Sorry, we could not find the combination you entered »
Please enter your email and we will send you an email where you can pick a new password.
Reset password:


Plus Report - By Thomas Baekdal - December 2011

The Non-Future of Advertising

Even if digital advertising budgets where to rise 500%, it would still not cover the cost of traditional media.

There is an ongoing discussion about the future of advertising. On one hand we have print advertising, which is in decline - in some places drastically. Many newspaper executives apparently believe the "worst is over" and that while it will continue to decline for 2-3 more years, it will eventually stabilize.

It won't...

Then we have online advertising, which is increasing. This sounds very good, but it isn't.

In this article, I am going to explain why advertising doesn't have a future for publishers. Partly because it has already passed the point of no return; the media just hasn't realized it yet.

Print advertising

Every single newspaper or magazine relies on advertising first to stay in business. Sure, they also have subscriptions and newsstand sales, but advertising makes up the bulk of the revenue.

For the New York Times, for instance, advertising makes up 60% of the total revenue (subscriptions/single copy sales make up 31%).

The problem of course is that print advertising revenue has declined dramatically over the past couple of years. The New York Times advertising revenue has dropped from $1.7 billion to $1.3 billion from 2008 to 2010 (25%). Vogue has dropped 48% from 2009 to 2011.

Of course it is not all bad. The Financial Times says that advertising decline has flat lined for most of 2011 after a catastrophic summer of 2010.

So ...maybe it will stabilize? Right? ....Please?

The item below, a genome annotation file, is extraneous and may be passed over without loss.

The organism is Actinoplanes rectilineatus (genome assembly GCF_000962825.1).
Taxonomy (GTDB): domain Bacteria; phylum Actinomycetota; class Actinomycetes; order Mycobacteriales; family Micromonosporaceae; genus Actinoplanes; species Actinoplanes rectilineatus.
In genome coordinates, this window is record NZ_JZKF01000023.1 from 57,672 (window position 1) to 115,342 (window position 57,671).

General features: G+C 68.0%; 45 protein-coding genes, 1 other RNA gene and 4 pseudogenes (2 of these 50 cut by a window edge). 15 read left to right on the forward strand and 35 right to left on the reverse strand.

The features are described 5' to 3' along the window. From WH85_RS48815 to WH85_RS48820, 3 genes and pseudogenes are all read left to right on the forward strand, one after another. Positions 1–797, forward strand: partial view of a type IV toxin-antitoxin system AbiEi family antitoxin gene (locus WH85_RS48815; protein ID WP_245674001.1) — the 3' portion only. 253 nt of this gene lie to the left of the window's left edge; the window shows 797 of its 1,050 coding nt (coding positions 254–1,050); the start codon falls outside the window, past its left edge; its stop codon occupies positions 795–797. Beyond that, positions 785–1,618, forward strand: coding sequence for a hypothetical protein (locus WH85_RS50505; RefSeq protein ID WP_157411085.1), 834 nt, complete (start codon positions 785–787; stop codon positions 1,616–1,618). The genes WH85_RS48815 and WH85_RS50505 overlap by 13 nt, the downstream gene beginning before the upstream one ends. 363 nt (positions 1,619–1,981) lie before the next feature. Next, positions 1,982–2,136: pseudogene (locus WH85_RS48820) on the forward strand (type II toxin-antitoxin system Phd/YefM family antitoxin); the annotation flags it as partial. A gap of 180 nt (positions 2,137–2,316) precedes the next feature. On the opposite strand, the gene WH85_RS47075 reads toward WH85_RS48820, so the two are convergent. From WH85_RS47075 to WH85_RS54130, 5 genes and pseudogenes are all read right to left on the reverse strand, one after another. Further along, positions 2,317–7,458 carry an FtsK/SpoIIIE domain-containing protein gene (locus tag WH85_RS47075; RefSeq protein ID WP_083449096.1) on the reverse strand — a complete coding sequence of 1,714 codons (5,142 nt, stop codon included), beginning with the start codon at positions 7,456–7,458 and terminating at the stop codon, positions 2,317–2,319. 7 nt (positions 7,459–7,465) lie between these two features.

I'm sorry. It is too late for that, and here is why.

Who is buying the advertising? It's the brands. What do brands care about? Well, if you ask the CEO he would say *sales!!*. But if you ask the person actually buying the ads, the CMOs (marketing executives), most of them have no clue. They still believe that exposure equals sales.

For the past 100 years, marketing executives have been living a lie. They believe that when they buy a full page ad in a popular magazine, the numbers they are given are actually something useful.

This 22 page report is exclusive for subscribers. (login)

Try it free for one week

Register to try out Baekdal Plus completely for free for one week.

for just...
for just...
You get two months for free


Baekdal Plus is your premium destination for trends and analysis for the media industry. Every year you get 25 reports about the future media trends, business and editorial strategies, monetization analysis and insights about how to use analytics specifically for publishers.

As a subscriber, you also get full access to all the Plus reports (more than 200) published over the past 8 years, as well as the ability to share what you read.

I'm a company, can we pay via an invoice?

Yes, of course, please write to and I will send you a regular invoice that you can pay via your bank. I will need your company name, address and VAT number (if within the EU). Also, please note that due to this process being manual, this will be for an annual subscription only.

Is there an Enterprise Plan?

Yes, please write to for details. But for 25-99 users: the price is 20% off the subscription price ($79/year per user), 100+ users is a fixed price at $5,000 (for all combined).

Can you create a report just for us?

Yes, please head over to Baekdal Media to read about consulting where I can help you with strategy reviews, trend and strategy reports, and strategic guidance for you media company or a specific publication.



The Baekdal Plus Newsletter is the best way to be notified about the latest media reports, but it also comes with extra insights.

Get the newsletter

Thomas Baekdal

Founder, media analyst, author, and publisher. Follow on Twitter

"Thomas Baekdal is one of Scandinavia's most sought-after experts in the digitization of media companies. He has made ​​himself known for his analysis of how digitization has changed the way we consume media."
Swedish business magazine, Resumé


—   monetization   —


How to design a cheaper news product?


In-depth media analysis: What should we do with media bundles?


Don't sell magazines. Sell what is in them


Why advertising and subscriptions are so hard to mix, but not impossible


How much should a newspaper or magazine cost? It's not the price that defines it


A guide to 'delayed subscription' models